The crossbow trembled in his hand. Moth felt sick, her arms hurt and her legs were heavy against the floor, but she was getting to him. The chain snapped, though that still left her wrists encased in the blessed metal. But so what? She could use her hands again, which was all that mattered. Jace was much closer now. He seemed younger and less sure of himself. Moth licked her lips and shook her hair out of her eyes, dislodging the precariously perched sunglasses.
They hit the ground just as Jace aimed the crossbow at her head. Moth was sure she could hear his heart beating, could almost taste his fear. She smiled at him, despite the fear that fluttered in her chest like a trapped bird. She watched, with a curious mixture of anger and compassion, as he swallowed. She could see his throat work as he licked his lips. He was almost in reach of her legs. Almost …. She wondered what it would taste like, whether she would get the chance to taste him.
Moth moved. She pushed her hands down and flipped her legs up, slamming her bound feet into his knee and hearing the satisfying crunch of bone. Jace collapsed, howling with pain. Her legs were hopelessly bound with those thick chains, but she still managed to roll onto her knees and pin Jace to the ground. His face was the color of raw putty as he struggled beneath her, surprising her with his human strength despite the injury, but she held him with ease.
He deserved it. Even without the use of her legs—even with the broken silver cuffs still circling her wrists—Moth was stronger than him. Despite the difference in their sizes, she pushed down on his arms and lay on top of him with her knees resting between his legs.
If she pressed her knees in just the right way, Jace was going to be in a lot more pain than he already was. Moth pursed her lips and thought about playing with him some more. But what did she have to lose? Grimacing as he shifted position beneath her, he sucked in a breath. You act it. It was intoxicating, and she was already trying to fight the bloodlust rising in her gut. She could feel the panicked drumbeat of his heart as their bodies pressed together.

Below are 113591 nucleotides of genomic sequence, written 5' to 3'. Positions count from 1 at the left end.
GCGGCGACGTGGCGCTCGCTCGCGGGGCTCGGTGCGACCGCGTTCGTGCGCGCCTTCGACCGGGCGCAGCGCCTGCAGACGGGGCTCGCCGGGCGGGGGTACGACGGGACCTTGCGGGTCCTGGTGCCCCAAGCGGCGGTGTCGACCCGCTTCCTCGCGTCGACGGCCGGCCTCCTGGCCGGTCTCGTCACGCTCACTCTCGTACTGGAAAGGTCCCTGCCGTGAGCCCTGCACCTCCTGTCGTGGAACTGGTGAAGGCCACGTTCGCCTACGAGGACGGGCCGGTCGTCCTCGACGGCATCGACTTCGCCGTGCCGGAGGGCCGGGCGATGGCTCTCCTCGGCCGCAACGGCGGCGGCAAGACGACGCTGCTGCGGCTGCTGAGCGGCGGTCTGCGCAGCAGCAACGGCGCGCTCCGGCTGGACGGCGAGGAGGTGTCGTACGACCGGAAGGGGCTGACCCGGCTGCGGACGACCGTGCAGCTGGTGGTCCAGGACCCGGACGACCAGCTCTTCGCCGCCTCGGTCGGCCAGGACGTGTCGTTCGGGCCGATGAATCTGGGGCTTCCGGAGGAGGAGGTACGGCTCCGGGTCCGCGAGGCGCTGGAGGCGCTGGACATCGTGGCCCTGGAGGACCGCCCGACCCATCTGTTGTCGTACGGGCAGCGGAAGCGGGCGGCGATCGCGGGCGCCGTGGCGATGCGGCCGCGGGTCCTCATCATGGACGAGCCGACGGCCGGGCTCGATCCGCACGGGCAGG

Not when it came to survival. She would only take a little. Just a taste …. Moth slid her hands down his solid arms and grabbed his wrists, forcing them above his head. He was powerless. He could wriggle beneath her, but with the busted kneecap he only had one leg that was working, and he was probably in too much pain to do too much damage with it. His blond spikes had wilted, and sweat ran freely down his neck and onto the carpet. Even though he was beaten and in pain, the grim determination that pulled it into a tight line spoke of the sort of man he was going to become.
He tasted of fear and rage, desire and pain, and it was truly delicious. Filled with regret and growing bloodlust, Moth pulled away—she had to get out of there. But first she had to find that damn funeral urn. Too long since she had been held and touched. Moth finally opened her eyes and pulled away.
She looked down into his face and he stared back, a dark challenge hidden in the depths of his eyes. His lips quirked in a half-smile, and the movement sent a drop of blood running down his chin. Before she could control the impulse, Moth darted forward and caught the shining crimson bead on the tip of her tongue. It tasted harsh and tangy, and she shuddered with a mixture of desire and disgust as she swallowed it. She licked her lips and tried to push down the wave of guilt that washed over her.
Crazy to feel that way, just for nicking him with her teeth. It had been an accident—heat of the moment. Moth gazed at the new blood welling from the cut on his bottom lip. She released his arms and pushed away from him, rolling to one side and dragging herself across the room and against the wall nearest the door. Her newly acquired leather jacket was hanging from a hook against the dark wood. She grabbed it and tugged it down, ripping the bronze coat hook from its moorings.
Wrapping the material around her hands, she gripped the thick silver chains encasing her legs and pulled. The chains snapped, the miniature padlocks shattering into pieces and scattering around her on the carpet. His injured leg was bent at a strange angle and Moth began to wonder if she should leave him there like that. She shook her head. What the hell was she thinking? Flipping onto her feet, she shrugged into the jacket and tried to ignore the faint burning sensation around each wrist.
Moth approached the would-be vampire hunter and nudged him with the toe of her boot. He coughed and propped himself up on his elbows. He tried to hide a wince as he attempted to lift himself into a sitting position.